The teachers? Even before 9-11 were probably not as critical and critically diligent as they should have been to teach in and for the evolving before their eyes. Too many were using the text provided them by school districts who bought from textbook publishers whose nature and prerogatives we rarely investigated even though the Texas textbook censors were doing their best to make sure that the nation would suffer no information that the Gablers (look them up) and their friends (evangelicals, right wingers, etc.) did not want them to have. How many teachers had their students do research into the biographies of textbook authors and how many had their students investigate the process by which textbooks were chosen and whose “truths” it was that those books were telling?

Come on! Please, let us let no one off the hook for the way students have been untaught thoughtfulness. Let us do such so that we may begin where the new beginning needs to start, with the mis-education of those who teach by the schools in which they were taught. This would be a first step in de-schooling, a necessary process to remove the clouds that obscure the real goals of education that is humane, that is truly humanizing. What we need after we cop to charges is to recharge ourselves, to find again our imaginations so that we can think beyond what we think to be the possible. We need to rethink the research, all of it in light of the fact that “research” served as the foundation for NCLB and many other rotten initiatives that took the light out of the educational process. We need new goals and goals of a truly humanistic type, goals that take into consideration the value of our individuality, of our potential as creative, innovative, thoughtful, and, yes, compassionate beings with the capacity to change the world and not simply live in a world foisted upon us by those who pretend to know who we should be and become. Truth be told, they don’t know shit about who I am or who you are.

And that is a very good thing, if you really think about it!

 

Archival

Democratic Education, Alternative Schools

Posted on February 25, 2013 | 5 Comments | Edit

(Response to another’s posting from which the quotations cited are extracted)

 

“Personally I’ve stopped using the term democratic education as some schools who call themselves democratic have sadly in my opinion turned to ‘soft coercion’ to push their agenda upon kids. Ultimately the question is this, can you have democracy without freedom? Personally I don’t see how that is possibly authentic, it reminds me of conventional schools’ student councils, ‘sure we’ve got democracy, we’ve got student council which decides the colors of the homecoming balloons.’

 

It seems to me that this problem, of the co-opting of terms and titles for application to causes and institutions that look little like those to which the terms were originally applied is a critical problem.  I do wonder, too, if those who “misuse” terms such as “democratic” really do not think must about the really meaning of something as complex as democracy.  I think they need help, as do great numbers of people in this democracy, particularly those who teach in institutions that are of a democratic society, that exist in a society that is, by mandate, (constitution) is a democracy, and are supposed to be helping students to understand what it means to be a citizen of a democracy.  So, perhaps, AERO is a good place to have the types of discussions that speak to issues and principles of democracy and propagate the proper definitions of democracy and democratic so that those who wish to teach have a sense of what their obligations really are if they work in a school that is sanctioned by the democratic society in which it exists.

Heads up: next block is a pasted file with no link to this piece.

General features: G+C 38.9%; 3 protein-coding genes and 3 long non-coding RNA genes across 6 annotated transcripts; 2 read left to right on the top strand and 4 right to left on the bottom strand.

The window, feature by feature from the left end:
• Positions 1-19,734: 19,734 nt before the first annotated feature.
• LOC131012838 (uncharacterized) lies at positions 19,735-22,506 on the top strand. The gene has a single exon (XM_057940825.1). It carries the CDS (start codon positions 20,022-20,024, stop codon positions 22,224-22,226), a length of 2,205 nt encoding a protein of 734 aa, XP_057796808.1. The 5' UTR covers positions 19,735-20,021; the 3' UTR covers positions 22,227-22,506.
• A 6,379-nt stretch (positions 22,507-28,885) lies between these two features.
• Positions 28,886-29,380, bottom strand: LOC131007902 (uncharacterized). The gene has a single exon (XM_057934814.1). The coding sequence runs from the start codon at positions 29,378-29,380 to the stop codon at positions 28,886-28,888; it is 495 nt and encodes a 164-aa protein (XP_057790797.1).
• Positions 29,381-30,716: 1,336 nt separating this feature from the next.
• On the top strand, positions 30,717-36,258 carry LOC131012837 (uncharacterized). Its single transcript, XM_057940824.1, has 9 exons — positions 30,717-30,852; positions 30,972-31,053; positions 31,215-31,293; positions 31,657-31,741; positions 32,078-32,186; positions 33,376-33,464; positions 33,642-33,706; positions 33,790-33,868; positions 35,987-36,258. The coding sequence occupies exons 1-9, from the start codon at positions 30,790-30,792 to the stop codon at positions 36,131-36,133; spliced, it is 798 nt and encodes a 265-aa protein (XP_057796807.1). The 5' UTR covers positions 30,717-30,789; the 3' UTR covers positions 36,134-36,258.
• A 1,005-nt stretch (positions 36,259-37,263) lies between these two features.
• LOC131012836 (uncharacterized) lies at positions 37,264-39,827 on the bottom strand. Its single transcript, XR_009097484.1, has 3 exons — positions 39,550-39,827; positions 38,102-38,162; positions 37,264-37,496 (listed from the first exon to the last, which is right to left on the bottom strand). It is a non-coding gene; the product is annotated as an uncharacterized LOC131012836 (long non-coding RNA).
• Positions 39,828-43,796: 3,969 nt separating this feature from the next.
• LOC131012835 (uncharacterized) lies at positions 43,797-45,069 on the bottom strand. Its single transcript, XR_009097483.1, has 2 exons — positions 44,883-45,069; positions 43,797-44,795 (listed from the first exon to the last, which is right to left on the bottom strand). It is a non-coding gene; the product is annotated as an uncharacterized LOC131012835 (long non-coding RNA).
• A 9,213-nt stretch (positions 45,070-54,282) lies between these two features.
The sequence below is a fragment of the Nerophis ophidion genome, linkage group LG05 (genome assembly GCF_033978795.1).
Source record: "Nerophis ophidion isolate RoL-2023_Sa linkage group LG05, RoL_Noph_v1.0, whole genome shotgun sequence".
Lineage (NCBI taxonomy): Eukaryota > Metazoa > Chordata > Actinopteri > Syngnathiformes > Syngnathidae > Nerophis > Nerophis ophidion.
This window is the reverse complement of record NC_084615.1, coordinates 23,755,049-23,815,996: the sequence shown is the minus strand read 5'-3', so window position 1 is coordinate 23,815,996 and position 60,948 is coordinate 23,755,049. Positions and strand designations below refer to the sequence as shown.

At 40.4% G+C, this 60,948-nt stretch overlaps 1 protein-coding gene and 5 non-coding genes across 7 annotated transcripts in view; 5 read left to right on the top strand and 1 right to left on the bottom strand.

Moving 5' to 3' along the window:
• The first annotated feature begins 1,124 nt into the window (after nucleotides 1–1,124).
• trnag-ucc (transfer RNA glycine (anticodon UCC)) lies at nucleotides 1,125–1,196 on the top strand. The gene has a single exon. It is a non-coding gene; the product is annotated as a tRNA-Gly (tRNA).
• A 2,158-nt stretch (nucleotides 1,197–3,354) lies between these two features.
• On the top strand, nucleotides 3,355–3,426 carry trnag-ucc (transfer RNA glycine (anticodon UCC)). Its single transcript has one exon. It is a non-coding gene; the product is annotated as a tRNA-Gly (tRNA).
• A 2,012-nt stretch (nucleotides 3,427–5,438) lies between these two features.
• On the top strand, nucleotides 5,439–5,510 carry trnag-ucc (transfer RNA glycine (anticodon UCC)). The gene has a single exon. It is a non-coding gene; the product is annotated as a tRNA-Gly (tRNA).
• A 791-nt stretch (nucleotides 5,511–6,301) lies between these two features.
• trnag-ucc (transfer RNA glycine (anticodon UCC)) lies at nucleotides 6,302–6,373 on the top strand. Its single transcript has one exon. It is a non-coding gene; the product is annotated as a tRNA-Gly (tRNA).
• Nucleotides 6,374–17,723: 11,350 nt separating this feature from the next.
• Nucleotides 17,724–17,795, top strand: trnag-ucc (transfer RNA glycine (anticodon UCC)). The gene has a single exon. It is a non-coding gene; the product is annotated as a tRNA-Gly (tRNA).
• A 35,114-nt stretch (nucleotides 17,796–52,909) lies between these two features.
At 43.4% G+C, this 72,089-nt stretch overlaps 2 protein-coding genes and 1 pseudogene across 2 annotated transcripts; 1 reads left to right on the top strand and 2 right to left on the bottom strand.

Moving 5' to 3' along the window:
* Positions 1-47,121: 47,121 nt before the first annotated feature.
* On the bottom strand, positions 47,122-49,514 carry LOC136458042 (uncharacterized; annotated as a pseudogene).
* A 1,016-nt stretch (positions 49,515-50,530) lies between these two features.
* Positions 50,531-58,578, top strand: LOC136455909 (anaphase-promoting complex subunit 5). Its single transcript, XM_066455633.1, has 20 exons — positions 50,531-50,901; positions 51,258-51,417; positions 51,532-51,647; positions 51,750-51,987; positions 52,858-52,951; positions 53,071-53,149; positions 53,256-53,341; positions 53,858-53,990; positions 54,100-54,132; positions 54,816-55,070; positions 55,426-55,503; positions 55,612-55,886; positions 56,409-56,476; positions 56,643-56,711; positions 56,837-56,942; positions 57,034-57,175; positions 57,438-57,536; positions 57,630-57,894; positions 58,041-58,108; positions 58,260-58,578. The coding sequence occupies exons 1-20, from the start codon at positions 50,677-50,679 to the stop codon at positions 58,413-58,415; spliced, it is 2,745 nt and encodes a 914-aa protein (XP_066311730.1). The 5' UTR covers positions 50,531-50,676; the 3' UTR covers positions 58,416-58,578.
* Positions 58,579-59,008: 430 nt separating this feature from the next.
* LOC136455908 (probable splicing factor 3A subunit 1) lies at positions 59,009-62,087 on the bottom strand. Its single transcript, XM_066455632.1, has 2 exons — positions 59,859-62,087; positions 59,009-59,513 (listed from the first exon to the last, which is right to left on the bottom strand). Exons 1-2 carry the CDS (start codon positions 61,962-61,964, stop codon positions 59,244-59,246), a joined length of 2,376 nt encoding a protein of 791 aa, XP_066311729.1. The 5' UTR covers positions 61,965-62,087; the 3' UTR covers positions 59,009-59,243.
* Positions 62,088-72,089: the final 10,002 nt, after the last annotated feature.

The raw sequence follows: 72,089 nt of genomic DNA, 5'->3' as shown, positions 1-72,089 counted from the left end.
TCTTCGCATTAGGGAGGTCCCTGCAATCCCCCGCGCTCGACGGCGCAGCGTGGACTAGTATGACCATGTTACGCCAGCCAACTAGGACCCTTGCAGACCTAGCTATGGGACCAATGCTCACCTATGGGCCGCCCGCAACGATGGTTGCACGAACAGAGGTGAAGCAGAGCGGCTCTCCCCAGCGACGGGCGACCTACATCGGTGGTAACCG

While we talk about free schools and democratic schools and of right and wrong and good and not so good and bad, a clear definition of what we are really about, educating people for a free and democratic society (the latter limiting, in the most interesting of ways, the former—with the CONSENT OF THE PEOPLE—we  willingly and for good purposes give up some of our freedom) is needed and, interestingly, again, as with the perfect union that the founders could only promote but never achieve (a very interesting aspect of the philosophy of democracy) the more perfect school system is more of a dialectical notion than a true and concrete entity.  Democracy, after all, is about the people reinventing their destinies as well as the institutions that serve those destinies.

 

The problematic democratic schools are problematic in some instances because the relationship between free and democratic is not very well understood, the basic principle that is misunderstood being that democracy is about constraints that allow for the maximization of freedom for all who cannot be free unless there are constraints, those constraints agreed upon as necessary and worth the sacrifice because they allow for greater degrees of freedom for all than would freedom pure and unconstrained.